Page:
The IPL electronic media rights auction for the 2023-27 cycle has not only brought BCCI a windfall, but has also reconfirmed the league’s superpower status in world cricket and, in a broader sense, is testament to the market power of Indians and Indians abroad. Across four buckets covering both TV and digital in the Indian subcontinent and rest of the world, media rights were sold for Rs 48,390 crore.
BCCI deserves all the credit for playing the bidding game well. Many had doubts about the valuation, thanks to the aftermath of the pandemic. But a successful IPL season this year, which saw the addition of two new franchises, and BCCI’s deft use of the digital audience two seasons before when Covid emptied the stadiums, ensured that the IPL brand would not. did not suffer. In fact, the media rights auction showed that IPL is now a world leader in terms of sports business. IPL’s per game valuation is Rs 118 crore. By this metric, it now ranks second in the world, after the American NFL, and ahead of the English Premier League.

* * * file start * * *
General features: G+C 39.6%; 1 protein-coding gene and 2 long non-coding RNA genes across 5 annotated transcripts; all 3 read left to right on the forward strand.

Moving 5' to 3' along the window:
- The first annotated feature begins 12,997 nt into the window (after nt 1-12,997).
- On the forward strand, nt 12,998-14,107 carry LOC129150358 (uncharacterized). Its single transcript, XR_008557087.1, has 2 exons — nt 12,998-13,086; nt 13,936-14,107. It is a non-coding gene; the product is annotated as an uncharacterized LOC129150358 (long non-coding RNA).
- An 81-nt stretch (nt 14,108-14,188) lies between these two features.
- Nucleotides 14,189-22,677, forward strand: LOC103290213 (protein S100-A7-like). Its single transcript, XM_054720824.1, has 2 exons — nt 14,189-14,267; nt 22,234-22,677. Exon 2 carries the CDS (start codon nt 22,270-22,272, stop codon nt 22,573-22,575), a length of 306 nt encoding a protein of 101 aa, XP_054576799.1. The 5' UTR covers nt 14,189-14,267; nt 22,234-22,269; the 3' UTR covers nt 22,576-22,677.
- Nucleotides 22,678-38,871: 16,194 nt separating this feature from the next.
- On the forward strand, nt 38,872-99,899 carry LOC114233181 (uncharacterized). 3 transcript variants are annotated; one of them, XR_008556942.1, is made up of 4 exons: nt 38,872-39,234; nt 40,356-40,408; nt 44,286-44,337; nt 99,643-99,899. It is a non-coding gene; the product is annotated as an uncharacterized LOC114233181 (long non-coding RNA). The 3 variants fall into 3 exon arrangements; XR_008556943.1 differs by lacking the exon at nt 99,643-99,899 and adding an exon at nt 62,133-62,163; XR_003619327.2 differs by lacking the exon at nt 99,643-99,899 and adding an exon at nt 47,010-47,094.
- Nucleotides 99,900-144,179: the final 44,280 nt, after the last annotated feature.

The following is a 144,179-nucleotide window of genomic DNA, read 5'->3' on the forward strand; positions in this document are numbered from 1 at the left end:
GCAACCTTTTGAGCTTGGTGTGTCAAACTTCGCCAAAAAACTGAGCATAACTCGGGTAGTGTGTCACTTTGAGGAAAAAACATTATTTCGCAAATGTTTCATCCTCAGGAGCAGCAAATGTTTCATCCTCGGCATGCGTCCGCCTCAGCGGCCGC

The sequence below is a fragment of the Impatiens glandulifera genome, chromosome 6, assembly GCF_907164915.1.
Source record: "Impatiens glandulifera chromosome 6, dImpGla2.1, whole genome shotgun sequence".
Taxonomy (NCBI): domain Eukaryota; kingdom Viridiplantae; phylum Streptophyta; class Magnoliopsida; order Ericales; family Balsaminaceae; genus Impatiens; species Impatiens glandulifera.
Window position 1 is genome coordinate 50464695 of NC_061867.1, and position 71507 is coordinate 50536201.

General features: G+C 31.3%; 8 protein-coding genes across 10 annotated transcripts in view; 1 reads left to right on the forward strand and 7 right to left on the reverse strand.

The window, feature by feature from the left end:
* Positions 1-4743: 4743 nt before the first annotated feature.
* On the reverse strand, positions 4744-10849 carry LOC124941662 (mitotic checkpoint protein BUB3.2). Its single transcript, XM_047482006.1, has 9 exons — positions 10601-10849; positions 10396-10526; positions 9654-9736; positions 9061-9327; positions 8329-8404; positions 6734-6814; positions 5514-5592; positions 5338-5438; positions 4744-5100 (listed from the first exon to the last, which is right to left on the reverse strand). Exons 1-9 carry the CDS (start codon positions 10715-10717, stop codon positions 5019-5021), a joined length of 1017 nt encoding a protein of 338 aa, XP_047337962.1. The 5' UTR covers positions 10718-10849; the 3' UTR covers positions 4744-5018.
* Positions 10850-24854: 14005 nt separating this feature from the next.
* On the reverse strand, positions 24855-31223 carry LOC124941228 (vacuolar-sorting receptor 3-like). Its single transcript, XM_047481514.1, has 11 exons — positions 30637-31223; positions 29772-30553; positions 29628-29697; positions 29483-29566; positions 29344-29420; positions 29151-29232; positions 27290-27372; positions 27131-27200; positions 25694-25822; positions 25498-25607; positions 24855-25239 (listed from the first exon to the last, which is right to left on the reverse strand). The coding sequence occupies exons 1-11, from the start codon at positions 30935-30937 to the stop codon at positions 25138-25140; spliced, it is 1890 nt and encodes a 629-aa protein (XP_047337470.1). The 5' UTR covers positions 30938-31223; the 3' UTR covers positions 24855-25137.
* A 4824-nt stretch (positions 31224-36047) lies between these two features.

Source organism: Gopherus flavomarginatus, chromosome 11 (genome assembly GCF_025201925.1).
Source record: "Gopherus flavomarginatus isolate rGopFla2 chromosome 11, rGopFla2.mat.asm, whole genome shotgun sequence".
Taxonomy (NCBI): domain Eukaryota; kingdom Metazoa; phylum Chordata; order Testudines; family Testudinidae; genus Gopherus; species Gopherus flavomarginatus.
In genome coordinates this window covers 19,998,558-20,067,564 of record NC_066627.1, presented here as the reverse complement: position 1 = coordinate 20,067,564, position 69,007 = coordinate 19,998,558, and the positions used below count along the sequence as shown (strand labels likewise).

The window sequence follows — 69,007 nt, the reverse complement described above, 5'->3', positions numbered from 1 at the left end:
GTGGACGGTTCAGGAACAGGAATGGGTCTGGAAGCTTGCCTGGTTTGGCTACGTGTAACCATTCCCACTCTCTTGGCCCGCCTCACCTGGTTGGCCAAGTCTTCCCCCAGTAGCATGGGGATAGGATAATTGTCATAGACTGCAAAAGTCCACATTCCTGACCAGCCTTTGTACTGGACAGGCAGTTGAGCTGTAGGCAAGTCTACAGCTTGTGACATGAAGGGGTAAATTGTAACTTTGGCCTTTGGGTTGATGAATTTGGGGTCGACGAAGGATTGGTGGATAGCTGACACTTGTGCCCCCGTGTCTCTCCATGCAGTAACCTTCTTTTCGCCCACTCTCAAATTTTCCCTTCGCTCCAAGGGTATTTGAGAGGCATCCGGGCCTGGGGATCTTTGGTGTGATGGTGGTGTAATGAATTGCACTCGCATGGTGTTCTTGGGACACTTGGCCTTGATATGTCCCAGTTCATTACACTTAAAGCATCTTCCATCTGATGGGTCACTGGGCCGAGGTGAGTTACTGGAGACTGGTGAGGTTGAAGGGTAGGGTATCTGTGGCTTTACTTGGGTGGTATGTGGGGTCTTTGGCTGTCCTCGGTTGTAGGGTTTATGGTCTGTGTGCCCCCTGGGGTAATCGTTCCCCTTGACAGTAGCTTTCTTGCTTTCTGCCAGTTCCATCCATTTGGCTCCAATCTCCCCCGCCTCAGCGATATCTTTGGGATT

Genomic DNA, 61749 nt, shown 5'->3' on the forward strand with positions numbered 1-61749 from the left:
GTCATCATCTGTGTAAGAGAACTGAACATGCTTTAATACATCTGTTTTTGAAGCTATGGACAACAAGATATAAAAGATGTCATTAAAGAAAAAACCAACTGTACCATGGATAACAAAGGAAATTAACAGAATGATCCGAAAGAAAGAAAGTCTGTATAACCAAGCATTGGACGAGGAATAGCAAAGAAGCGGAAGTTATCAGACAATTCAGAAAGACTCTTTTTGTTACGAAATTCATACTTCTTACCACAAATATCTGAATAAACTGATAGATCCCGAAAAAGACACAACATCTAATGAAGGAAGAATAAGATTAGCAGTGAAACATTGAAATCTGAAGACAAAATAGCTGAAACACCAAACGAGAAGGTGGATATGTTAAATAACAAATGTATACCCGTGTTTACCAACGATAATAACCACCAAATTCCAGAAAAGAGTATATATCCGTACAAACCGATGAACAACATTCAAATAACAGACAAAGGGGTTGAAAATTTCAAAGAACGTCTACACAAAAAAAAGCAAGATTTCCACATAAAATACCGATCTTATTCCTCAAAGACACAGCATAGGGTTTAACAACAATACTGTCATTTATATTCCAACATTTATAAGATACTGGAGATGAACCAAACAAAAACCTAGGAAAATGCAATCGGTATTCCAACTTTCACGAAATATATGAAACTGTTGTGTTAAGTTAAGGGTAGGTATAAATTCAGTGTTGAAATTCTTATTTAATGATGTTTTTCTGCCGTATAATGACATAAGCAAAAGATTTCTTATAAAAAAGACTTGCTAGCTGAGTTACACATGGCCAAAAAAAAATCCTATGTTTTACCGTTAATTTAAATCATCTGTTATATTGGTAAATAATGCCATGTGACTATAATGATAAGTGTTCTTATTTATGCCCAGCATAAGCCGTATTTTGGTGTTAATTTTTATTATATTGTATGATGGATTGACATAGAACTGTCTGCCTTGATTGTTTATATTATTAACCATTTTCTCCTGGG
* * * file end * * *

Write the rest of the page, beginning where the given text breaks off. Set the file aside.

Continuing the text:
Moreover, IPL today has not only become a treadmill of cricketing talent for Team India but also an arena where international players are tested and given the opportunity to hone their skills. England international Jonny Bairstow testified to this recently when he credited his IPL spell for his astonishing performance against New Zealand in the Trent Bridge Test which secured the England side a five-wicket win. BCCI needs to use the revenue generated from the IPL wisely: spend more on women’s cricket, offer better domestic match fees, create more talent incubators, especially in areas like the North East. Money is not a problem.
This article appeared as an editorial opinion in the print edition of the Times of India.
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